by Bob Wannall #3069, President, Board of Trustees
I read an article about the hobby of collecting and
restoring old computers. The article even compared it to the hobby of
collecting, restoring, and maintaining old cars. Which brings us to our
classic Buick Rivieras.
The article noted that most of these old computers are obsolete. Those
time-worn mother boards face a challenge in firing up today’s operating
systems or modern software—if they’ll run them at all. I refuse to call our
Rivieras obsolete, although my ’64 lacks air bags and warning radars and
only has seat belts because I added them. And not unlike running old operating
systems, my Buick Nailhead is not happy with modern unleaded,
ethanol-laced motor fuel. There’s a fine line between obsolete and vintage.
Sometimes parts on vintage computers can be replaced. Similarly, you can
dig into your Riviera to replace bad parts, swap out the worn interior, and
make mechanical upgrades. When you’ve finished playing Donkey Kong
and put that classic computer back on display, you can step into the garage,
fire up your classic Riv and go for a relaxing drive to the country, or the
cruise-in, or the races, or simply stand in the presence of the most beautiful
automotive styling ever.
My Tandy 1000A is long gone, but I have a stack of old laptops and I may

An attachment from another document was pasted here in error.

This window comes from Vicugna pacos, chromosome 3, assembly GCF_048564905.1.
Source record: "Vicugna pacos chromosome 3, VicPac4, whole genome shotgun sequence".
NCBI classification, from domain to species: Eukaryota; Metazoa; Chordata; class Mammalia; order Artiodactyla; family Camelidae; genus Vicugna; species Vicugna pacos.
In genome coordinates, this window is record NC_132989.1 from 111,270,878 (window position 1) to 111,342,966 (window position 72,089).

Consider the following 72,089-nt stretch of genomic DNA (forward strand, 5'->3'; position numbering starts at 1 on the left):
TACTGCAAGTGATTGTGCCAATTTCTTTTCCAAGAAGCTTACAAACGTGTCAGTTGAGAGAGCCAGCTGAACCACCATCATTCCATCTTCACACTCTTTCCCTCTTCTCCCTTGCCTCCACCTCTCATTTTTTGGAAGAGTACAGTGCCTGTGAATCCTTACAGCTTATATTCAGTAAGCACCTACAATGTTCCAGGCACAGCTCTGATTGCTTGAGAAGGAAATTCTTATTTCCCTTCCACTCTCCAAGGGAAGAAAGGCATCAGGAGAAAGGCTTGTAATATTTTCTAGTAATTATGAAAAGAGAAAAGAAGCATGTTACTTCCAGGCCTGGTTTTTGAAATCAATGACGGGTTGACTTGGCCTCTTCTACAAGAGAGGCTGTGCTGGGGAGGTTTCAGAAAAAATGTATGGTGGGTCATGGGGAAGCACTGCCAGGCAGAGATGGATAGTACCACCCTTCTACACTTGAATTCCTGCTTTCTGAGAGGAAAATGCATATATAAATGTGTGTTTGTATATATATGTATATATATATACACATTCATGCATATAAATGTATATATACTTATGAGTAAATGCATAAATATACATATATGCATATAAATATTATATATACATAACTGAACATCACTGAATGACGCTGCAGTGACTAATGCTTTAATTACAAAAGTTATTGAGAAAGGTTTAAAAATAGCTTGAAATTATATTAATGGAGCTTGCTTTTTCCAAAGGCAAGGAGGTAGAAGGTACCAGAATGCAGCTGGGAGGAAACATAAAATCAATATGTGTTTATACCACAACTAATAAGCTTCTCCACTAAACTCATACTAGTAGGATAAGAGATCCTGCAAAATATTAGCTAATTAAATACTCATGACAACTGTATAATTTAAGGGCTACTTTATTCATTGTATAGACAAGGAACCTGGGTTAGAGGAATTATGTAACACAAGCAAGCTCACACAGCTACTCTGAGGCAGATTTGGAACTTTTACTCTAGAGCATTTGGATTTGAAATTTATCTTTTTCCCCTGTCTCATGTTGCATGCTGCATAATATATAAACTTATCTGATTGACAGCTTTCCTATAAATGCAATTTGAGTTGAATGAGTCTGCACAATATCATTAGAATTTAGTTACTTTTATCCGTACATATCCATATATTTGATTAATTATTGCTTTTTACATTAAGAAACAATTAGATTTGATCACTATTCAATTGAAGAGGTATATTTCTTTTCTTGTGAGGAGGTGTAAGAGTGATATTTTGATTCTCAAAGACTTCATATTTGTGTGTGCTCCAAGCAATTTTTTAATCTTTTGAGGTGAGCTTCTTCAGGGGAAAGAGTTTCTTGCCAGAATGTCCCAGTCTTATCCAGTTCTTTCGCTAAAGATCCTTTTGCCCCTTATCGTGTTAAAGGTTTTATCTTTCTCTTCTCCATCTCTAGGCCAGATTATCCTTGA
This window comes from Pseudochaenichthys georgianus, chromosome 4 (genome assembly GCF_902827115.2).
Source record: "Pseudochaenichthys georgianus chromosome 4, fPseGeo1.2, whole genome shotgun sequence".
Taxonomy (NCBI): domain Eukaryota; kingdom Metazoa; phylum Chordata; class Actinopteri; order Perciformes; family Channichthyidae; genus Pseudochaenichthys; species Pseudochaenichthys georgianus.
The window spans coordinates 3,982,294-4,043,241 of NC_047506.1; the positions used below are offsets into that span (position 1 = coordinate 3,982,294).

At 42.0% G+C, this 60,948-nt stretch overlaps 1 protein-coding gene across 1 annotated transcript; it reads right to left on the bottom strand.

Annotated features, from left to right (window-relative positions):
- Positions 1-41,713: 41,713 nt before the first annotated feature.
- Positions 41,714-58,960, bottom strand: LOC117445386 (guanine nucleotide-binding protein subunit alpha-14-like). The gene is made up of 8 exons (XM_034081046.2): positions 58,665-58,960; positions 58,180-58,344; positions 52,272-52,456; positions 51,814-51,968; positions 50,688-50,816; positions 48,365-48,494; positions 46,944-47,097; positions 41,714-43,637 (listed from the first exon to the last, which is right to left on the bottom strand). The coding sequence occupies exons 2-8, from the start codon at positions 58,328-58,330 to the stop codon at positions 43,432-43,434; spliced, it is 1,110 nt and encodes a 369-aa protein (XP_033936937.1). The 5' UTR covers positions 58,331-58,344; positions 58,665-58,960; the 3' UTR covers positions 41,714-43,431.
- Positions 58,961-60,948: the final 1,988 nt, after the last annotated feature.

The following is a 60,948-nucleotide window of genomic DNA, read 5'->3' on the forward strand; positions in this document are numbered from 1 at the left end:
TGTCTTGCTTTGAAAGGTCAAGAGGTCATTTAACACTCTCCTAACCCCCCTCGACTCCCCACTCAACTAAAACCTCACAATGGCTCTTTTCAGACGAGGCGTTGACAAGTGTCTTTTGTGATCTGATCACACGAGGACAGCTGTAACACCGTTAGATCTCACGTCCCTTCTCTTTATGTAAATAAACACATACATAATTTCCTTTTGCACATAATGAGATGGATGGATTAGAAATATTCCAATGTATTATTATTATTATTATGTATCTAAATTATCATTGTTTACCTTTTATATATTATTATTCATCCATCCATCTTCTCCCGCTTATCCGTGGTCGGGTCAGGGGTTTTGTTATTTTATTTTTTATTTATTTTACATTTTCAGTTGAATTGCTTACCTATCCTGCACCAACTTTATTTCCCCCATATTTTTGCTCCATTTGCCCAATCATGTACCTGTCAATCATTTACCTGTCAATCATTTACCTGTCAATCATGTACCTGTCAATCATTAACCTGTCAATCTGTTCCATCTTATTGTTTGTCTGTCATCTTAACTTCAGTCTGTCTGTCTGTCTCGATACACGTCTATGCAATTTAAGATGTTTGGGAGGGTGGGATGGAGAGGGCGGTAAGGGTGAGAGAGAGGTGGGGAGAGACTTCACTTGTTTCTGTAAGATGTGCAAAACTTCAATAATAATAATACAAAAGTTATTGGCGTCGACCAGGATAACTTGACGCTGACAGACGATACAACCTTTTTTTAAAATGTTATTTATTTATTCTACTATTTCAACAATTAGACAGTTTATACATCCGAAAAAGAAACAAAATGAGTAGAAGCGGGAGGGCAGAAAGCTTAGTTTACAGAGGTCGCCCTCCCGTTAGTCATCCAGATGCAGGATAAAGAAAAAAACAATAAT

see if any still fire up. But first, a Riviera calls like an angel from heaven,
and I have the ignition keys right here. Join me and happy motoring.
What If I Didn’t Find
By Ray Knott #1, Director/Editor
Other than your dependable, comfortable daily driver,
what else would you like to have parked in your garage? Like many car
enthusiasts, I have owned many different cars since I got my driver’s
license at the age of 17 in New Jersey. My first car was a 1949 Ford Coupe,
followed by a striking 1957 Ford Fairlane convertible.
While looking for a new car in 1965, I wandered into the Buick dealership
and fell in love with the car that would change my life forever, the 1965
Riviera. Unfortunately, I was unable to afford the $5,000 Riviera, but I kept
the dealer’s brochure and never lost the dream. It wasn’t until 1972 when
I bought a solid white ’65 Rivera for $275, which become my daily driver.
I became so addicted to the styling and power of the Riviera I purchased
several more. In 1975, I moved to Colorado and sold the Rivieras. After
all, I thought it would not be difficult to find another. Boy was I wrong!
Being unable to find another Riviera, I turned to other favorites. The
1962-63 Studebaker Avanti and the 1956-57 Continental Mark II. But I
was unable to find either one in good condition that I could afford. I had
all but given up when finally, in 1981 I found a beautiful white 1965
Gran Sport Riviera with a black interior in Denver. In the trunk were
old newsletters from a Riviera club in New Jersey that had dissolved.
The rest is history!